P&O Cruises is a British cruise line based at Carnival House in Southampton, England, operated by Carnival UK and owned by Carnival Corporation & plc. Originally a constituent of the Peninsular and Oriental Steam Navigation Company, P&O Cruises can claim to be the oldest cruise line in the world, its predecessor company having operated pleasure trips since 1844 and the world’s first dedicated cruise ship in 1881. It is the sister company of, and retains strong links with, P&O Cruises Australia. P&O Cruises was de-merged from the P&O group in 2000, becoming a subsidiary of P&O Princess Cruises plc, which subsequently merged with Carnival Corporation in 2003, to form Carnival Corporation & plc. P&O Cruises currently operates seven cruise ships and has a 2.4% market share of all cruise lines worldwide. Its most recent vessel, flagship Britannia, joined the fleet in March 2015.
The original company originates from 1822, with the formation of the Peninsular & Oriental Steam Navigation Company, which began life as a partnership between Brodie McGhie Willcox, a London ship broker, and Arthur Anderson, a sailor from the Shetland Isles. The company first operated a shipping line with routes between England and the Iberian Peninsula, adopting the name Peninsular Steam Navigation Company. In 1837, the company won a contract to deliver mail to the Peninsula, with its first mail ship, RMS Don Juan, departing from London on 1 September 1837. The ship collected mail from Falmouth four days later, however it hit rocks on the homeward bound leg of the trip. The company’s reputation survived only because all objects including mail were rescued.
In 1840, the company acquired a second contract to deliver mail to Alexandria, Egypt, via Gibraltar and Malta. The company was incorporated by Royal Charter the same year, becoming the Peninsular and Oriental Steam Navigation Company. At the time, the company had no ships available to use on the route, so agreed to merge with the Liverpool based Transatlantic Steamship Company, acquiring two ships, the 1,300-ton Great Liverpool and the newly built 1,600-ton Oriental.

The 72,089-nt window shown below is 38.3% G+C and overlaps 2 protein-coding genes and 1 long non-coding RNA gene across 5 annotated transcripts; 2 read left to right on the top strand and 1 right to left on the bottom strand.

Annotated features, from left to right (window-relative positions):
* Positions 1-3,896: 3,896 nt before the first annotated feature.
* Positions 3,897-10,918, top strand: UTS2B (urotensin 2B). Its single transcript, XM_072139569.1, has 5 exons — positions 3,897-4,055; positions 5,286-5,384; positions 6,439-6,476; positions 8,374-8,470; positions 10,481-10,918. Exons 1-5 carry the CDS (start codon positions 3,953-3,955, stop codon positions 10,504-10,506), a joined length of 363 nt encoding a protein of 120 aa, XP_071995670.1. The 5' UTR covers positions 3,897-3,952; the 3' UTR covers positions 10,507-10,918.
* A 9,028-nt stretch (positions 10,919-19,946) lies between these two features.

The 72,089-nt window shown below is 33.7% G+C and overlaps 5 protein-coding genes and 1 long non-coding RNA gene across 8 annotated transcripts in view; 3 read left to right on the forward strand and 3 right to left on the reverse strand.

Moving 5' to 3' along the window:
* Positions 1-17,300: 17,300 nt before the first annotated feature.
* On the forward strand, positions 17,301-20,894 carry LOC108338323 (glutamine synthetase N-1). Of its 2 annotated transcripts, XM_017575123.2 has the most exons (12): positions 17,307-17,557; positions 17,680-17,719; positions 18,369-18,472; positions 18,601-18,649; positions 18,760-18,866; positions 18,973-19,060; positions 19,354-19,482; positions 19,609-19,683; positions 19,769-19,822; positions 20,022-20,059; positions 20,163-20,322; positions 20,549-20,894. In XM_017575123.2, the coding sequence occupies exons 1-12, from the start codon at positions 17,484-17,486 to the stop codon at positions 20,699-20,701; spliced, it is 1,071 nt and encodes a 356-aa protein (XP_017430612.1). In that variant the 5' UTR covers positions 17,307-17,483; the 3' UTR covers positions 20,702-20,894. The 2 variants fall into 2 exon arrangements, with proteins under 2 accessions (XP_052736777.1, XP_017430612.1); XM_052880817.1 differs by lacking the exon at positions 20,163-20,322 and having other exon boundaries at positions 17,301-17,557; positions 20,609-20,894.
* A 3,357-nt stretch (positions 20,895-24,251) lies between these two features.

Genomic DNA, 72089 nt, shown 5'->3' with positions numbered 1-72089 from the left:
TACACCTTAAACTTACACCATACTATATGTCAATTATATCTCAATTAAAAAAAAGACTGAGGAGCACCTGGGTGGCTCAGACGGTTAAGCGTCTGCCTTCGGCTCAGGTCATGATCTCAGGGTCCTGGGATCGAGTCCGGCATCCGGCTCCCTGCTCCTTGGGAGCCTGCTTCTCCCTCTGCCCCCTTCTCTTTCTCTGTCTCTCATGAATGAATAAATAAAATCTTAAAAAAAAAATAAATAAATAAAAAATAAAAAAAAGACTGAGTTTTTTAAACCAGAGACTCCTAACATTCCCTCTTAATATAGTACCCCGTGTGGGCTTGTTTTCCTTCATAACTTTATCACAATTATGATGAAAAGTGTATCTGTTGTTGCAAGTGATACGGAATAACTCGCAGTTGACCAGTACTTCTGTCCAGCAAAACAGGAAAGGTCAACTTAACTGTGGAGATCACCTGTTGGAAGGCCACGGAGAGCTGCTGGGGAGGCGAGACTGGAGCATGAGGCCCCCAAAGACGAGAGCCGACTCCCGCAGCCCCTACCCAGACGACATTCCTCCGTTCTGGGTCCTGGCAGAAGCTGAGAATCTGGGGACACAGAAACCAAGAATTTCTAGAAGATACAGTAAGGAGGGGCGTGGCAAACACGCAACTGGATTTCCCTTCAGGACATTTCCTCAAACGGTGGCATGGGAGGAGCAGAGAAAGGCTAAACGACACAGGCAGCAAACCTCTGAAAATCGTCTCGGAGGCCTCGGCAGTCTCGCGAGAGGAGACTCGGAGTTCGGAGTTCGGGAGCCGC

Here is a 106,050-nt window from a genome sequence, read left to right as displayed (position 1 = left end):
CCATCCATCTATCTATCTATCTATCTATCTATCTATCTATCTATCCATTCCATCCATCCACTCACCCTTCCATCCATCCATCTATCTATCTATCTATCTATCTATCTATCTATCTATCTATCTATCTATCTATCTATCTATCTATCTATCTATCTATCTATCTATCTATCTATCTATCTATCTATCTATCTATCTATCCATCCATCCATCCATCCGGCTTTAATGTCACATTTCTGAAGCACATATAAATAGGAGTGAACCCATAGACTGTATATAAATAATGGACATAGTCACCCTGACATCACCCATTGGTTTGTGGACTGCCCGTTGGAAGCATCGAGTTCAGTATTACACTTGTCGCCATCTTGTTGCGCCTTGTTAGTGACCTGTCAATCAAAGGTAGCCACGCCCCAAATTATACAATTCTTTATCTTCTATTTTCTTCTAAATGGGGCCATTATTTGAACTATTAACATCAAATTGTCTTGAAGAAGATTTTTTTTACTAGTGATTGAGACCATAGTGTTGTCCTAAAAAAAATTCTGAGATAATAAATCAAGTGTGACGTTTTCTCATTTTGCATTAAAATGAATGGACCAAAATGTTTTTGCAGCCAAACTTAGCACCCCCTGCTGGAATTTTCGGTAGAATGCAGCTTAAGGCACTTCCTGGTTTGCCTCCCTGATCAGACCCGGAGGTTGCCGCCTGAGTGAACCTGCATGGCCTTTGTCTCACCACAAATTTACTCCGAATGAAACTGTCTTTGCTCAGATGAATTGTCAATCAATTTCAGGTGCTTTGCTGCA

P&O first introduced passenger services in 1844, advertising sea tours to destinations such as Gibraltar, Malta and Athens, sailing from Southampton. The forerunner of modern cruise holidays, these voyages were the first of their kind, and have led to P&O Cruises being recognised as the world’s oldest cruise line. The company later introduced round trips to destinations such as Alexandria and Constantinople and underwent rapid expansion in the later half of the 19th century, with its ships becoming larger and more luxurious. Notable ships of the era include the SS Ravenna built in 1880, which became the first ship to be built with a total steel superstructure, and the SS Valetta built in 1889, which was the first ship to use electric lights.
In 1904 the company advertised its first cruise on the 6,000-ton Vectis, a ship specially fitted out for the purpose of carrying 150 first-class passengers. Ten years later the company merged with the British India Steam Navigation Company, leaving the fleet with a total of 197 ships. In the same year the company had around two-thirds of its fleet requisitioned for war service. However, the company was fortunate and only lost 17 ships in the First World War, with a further 68 lost by subsidiary companies. A major event in the company’s history took place in December 1918, when P&O purchased 51% of the Orient Steam Navigation Company, which had been previously operating jointly with P&O on the Australian mail contract. During the 1920s, P&O and Orient Line took delivery of over 20 passenger liners, allowing them to expand their operations once again. Cruises began operating once again in 1925, when Ranchi’s maiden voyage was a cruise to Norway. During 1929, P&O offered 15 cruises, some aboard Viceroy of India, the company’s first turbo-electric ship.